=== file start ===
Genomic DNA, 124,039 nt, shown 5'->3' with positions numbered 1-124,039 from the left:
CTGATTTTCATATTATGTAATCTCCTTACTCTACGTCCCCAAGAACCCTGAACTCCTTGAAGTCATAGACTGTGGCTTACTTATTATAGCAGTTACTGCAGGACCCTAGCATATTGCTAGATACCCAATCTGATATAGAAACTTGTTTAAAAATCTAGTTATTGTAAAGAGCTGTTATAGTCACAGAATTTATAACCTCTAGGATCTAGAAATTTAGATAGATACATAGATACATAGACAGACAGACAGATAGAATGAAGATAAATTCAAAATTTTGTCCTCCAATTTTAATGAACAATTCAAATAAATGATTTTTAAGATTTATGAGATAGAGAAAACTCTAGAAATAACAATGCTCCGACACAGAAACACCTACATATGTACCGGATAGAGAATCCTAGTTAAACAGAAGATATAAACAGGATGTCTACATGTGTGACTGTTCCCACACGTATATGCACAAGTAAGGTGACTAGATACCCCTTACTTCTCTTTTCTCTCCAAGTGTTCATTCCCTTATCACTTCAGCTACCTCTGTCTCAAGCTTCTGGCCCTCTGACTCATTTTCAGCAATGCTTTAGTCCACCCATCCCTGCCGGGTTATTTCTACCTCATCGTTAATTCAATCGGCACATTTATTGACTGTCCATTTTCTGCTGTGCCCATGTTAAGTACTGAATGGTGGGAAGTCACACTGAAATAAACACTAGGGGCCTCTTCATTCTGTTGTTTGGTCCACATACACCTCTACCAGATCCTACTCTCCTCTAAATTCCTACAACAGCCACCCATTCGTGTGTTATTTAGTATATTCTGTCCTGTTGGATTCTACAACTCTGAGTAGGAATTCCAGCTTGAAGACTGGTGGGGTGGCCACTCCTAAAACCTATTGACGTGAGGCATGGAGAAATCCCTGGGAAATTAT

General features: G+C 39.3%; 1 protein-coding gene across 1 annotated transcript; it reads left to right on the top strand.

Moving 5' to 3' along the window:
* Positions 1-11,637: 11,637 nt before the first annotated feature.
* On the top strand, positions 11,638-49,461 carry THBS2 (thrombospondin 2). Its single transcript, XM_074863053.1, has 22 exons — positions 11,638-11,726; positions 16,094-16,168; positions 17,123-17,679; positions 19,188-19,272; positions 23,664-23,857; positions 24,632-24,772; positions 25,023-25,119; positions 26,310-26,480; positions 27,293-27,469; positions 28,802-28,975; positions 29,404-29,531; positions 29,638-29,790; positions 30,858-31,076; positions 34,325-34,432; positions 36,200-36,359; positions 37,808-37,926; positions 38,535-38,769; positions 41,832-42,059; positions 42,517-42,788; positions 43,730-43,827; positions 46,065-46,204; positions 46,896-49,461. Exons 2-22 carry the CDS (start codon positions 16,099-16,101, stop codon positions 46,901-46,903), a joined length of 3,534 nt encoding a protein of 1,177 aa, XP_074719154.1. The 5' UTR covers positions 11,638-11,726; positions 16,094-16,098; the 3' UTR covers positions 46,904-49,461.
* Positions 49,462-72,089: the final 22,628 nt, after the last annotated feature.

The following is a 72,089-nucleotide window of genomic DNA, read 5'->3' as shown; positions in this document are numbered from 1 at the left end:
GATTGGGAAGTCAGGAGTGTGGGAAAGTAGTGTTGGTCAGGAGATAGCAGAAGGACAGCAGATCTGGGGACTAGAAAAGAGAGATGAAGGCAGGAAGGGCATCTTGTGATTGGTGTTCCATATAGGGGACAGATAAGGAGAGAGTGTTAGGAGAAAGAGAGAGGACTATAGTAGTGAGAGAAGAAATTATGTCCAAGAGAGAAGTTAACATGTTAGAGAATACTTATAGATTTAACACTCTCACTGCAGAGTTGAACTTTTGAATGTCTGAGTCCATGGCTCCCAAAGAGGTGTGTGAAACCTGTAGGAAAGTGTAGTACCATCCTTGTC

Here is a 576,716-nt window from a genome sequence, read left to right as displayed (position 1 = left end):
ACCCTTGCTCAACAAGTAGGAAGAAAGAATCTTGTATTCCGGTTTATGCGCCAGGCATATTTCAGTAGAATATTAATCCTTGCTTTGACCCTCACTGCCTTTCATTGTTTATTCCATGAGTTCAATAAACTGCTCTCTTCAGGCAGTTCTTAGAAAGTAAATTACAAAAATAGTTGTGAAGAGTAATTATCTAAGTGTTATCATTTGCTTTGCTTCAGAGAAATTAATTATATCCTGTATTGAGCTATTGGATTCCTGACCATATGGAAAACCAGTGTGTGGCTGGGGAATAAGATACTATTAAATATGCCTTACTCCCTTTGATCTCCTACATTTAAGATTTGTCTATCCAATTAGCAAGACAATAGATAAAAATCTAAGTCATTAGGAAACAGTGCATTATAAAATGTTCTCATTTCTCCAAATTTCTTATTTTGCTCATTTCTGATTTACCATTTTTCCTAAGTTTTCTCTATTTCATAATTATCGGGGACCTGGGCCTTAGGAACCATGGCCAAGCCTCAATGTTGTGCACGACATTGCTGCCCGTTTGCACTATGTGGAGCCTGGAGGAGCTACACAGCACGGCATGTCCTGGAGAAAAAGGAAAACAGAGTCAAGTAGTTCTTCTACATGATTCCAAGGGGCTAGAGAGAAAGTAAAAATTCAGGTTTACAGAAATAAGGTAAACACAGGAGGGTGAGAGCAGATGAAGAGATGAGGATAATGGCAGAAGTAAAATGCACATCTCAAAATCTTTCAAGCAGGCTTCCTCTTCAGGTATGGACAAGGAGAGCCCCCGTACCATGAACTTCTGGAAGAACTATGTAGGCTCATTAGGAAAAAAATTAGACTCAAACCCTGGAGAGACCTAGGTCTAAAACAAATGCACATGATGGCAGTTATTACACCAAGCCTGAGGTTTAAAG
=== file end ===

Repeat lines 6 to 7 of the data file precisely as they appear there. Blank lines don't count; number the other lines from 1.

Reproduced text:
* On the top strand, positions 11,638-49,461 carry THBS2 (thrombospondin 2). Its single transcript, XM_074863053.1, has 22 exons — positions 11,638-11,726; positions 16,094-16,168; positions 17,123-17,679; positions 19,188-19,272; positions 23,664-23,857; positions 24,632-24,772; positions 25,023-25,119; positions 26,310-26,480; positions 27,293-27,469; positions 28,802-28,975; positions 29,404-29,531; positions 29,638-29,790; positions 30,858-31,076; positions 34,325-34,432; positions 36,200-36,359; positions 37,808-37,926; positions 38,535-38,769; positions 41,832-42,059; positions 42,517-42,788; positions 43,730-43,827; positions 46,065-46,204; positions 46,896-49,461. Exons 2-22 carry the CDS (start codon positions 16,099-16,101, stop codon positions 46,901-46,903), a joined length of 3,534 nt encoding a protein of 1,177 aa, XP_074719154.1. The 5' UTR covers positions 11,638-11,726; positions 16,094-16,098; the 3' UTR covers positions 46,904-49,461.
* Positions 49,462-72,089: the final 22,628 nt, after the last annotated feature.